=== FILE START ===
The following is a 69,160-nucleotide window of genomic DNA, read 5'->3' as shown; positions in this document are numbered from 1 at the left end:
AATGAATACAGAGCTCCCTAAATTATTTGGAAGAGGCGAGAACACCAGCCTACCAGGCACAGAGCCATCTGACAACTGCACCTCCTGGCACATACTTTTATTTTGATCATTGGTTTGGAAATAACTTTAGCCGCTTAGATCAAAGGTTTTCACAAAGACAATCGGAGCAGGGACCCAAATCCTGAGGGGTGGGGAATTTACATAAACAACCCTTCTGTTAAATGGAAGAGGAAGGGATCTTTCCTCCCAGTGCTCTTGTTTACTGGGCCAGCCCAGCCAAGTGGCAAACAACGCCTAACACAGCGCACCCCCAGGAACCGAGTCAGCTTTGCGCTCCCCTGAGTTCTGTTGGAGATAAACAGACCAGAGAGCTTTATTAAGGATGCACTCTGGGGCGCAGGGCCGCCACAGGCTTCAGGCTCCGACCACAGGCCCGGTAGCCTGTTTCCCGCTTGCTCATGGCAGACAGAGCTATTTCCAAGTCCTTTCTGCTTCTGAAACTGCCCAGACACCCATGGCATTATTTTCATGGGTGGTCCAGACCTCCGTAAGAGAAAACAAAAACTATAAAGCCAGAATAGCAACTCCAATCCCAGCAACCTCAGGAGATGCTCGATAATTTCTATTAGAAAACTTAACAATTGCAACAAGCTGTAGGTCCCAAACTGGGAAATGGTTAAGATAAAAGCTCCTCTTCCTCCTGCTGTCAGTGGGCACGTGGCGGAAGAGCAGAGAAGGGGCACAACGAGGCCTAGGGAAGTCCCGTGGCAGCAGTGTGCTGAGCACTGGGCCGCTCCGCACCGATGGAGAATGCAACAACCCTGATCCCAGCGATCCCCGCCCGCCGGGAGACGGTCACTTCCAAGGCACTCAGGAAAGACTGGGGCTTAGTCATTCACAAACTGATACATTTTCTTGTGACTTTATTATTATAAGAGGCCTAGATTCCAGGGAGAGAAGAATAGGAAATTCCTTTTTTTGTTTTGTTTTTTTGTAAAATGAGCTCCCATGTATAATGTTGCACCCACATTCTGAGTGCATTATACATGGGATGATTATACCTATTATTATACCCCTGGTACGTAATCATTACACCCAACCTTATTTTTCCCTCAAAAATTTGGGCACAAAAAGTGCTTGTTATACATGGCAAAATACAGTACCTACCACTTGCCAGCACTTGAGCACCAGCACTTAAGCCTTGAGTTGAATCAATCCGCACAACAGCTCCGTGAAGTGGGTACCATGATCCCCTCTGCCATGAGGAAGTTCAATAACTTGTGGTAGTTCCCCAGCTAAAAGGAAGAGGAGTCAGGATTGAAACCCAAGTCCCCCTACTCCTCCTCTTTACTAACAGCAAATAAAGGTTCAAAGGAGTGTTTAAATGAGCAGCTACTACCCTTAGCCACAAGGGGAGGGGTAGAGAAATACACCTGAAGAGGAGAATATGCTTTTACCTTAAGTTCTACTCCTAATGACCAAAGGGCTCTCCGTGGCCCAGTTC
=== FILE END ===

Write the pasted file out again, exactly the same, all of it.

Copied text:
The following is a 69,160-nucleotide window of genomic DNA, read 5'->3' as shown; positions in this document are numbered from 1 at the left end:
AATGAATACAGAGCTCCCTAAATTATTTGGAAGAGGCGAGAACACCAGCCTACCAGGCACAGAGCCATCTGACAACTGCACCTCCTGGCACATACTTTTATTTTGATCATTGGTTTGGAAATAACTTTAGCCGCTTAGATCAAAGGTTTTCACAAAGACAATCGGAGCAGGGACCCAAATCCTGAGGGGTGGGGAATTTACATAAACAACCCTTCTGTTAAATGGAAGAGGAAGGGATCTTTCCTCCCAGTGCTCTTGTTTACTGGGCCAGCCCAGCCAAGTGGCAAACAACGCCTAACACAGCGCACCCCCAGGAACCGAGTCAGCTTTGCGCTCCCCTGAGTTCTGTTGGAGATAAACAGACCAGAGAGCTTTATTAAGGATGCACTCTGGGGCGCAGGGCCGCCACAGGCTTCAGGCTCCGACCACAGGCCCGGTAGCCTGTTTCCCGCTTGCTCATGGCAGACAGAGCTATTTCCAAGTCCTTTCTGCTTCTGAAACTGCCCAGACACCCATGGCATTATTTTCATGGGTGGTCCAGACCTCCGTAAGAGAAAACAAAAACTATAAAGCCAGAATAGCAACTCCAATCCCAGCAACCTCAGGAGATGCTCGATAATTTCTATTAGAAAACTTAACAATTGCAACAAGCTGTAGGTCCCAAACTGGGAAATGGTTAAGATAAAAGCTCCTCTTCCTCCTGCTGTCAGTGGGCACGTGGCGGAAGAGCAGAGAAGGGGCACAACGAGGCCTAGGGAAGTCCCGTGGCAGCAGTGTGCTGAGCACTGGGCCGCTCCGCACCGATGGAGAATGCAACAACCCTGATCCCAGCGATCCCCGCCCGCCGGGAGACGGTCACTTCCAAGGCACTCAGGAAAGACTGGGGCTTAGTCATTCACAAACTGATACATTTTCTTGTGACTTTATTATTATAAGAGGCCTAGATTCCAGGGAGAGAAGAATAGGAAATTCCTTTTTTTGTTTTGTTTTTTTGTAAAATGAGCTCCCATGTATAATGTTGCACCCACATTCTGAGTGCATTATACATGGGATGATTATACCTATTATTATACCCCTGGTACGTAATCATTACACCCAACCTTATTTTTCCCTCAAAAATTTGGGCACAAAAAGTGCTTGTTATACATGGCAAAATACAGTACCTACCACTTGCCAGCACTTGAGCACCAGCACTTAAGCCTTGAGTTGAATCAATCCGCACAACAGCTCCGTGAAGTGGGTACCATGATCCCCTCTGCCATGAGGAAGTTCAATAACTTGTGGTAGTTCCCCAGCTAAAAGGAAGAGGAGTCAGGATTGAAACCCAAGTCCCCCTACTCCTCCTCTTTACTAACAGCAAATAAAGGTTCAAAGGAGTGTTTAAATGAGCAGCTACTACCCTTAGCCACAAGGGGAGGGGTAGAGAAATACACCTGAAGAGGAGAATATGCTTTTACCTTAAGTTCTACTCCTAATGACCAAAGGGCTCTCCGTGGCCCAGTTC